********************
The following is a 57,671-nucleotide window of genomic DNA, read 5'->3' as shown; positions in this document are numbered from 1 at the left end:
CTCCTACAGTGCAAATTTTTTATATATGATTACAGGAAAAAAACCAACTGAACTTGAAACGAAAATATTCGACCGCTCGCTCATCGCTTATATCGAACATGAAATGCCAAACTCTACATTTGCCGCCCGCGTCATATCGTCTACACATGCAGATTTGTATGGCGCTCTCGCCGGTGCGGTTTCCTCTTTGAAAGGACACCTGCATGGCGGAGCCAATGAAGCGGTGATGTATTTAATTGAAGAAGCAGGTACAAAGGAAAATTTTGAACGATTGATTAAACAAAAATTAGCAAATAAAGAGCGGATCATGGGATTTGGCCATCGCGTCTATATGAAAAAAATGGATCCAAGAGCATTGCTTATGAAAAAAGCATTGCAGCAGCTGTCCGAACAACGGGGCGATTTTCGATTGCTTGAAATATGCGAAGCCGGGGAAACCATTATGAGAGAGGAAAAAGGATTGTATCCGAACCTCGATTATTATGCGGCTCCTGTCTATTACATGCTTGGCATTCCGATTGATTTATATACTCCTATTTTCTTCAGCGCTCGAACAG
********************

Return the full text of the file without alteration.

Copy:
The following is a 57,671-nucleotide window of genomic DNA, read 5'->3' as shown; positions in this document are numbered from 1 at the left end:
CTCCTACAGTGCAAATTTTTTATATATGATTACAGGAAAAAAACCAACTGAACTTGAAACGAAAATATTCGACCGCTCGCTCATCGCTTATATCGAACATGAAATGCCAAACTCTACATTTGCCGCCCGCGTCATATCGTCTACACATGCAGATTTGTATGGCGCTCTCGCCGGTGCGGTTTCCTCTTTGAAAGGACACCTGCATGGCGGAGCCAATGAAGCGGTGATGTATTTAATTGAAGAAGCAGGTACAAAGGAAAATTTTGAACGATTGATTAAACAAAAATTAGCAAATAAAGAGCGGATCATGGGATTTGGCCATCGCGTCTATATGAAAAAAATGGATCCAAGAGCATTGCTTATGAAAAAAGCATTGCAGCAGCTGTCCGAACAACGGGGCGATTTTCGATTGCTTGAAATATGCGAAGCCGGGGAAACCATTATGAGAGAGGAAAAAGGATTGTATCCGAACCTCGATTATTATGCGGCTCCTGTCTATTACATGCTTGGCATTCCGATTGATTTATATACTCCTATTTTCTTCAGCGCTCGAACAG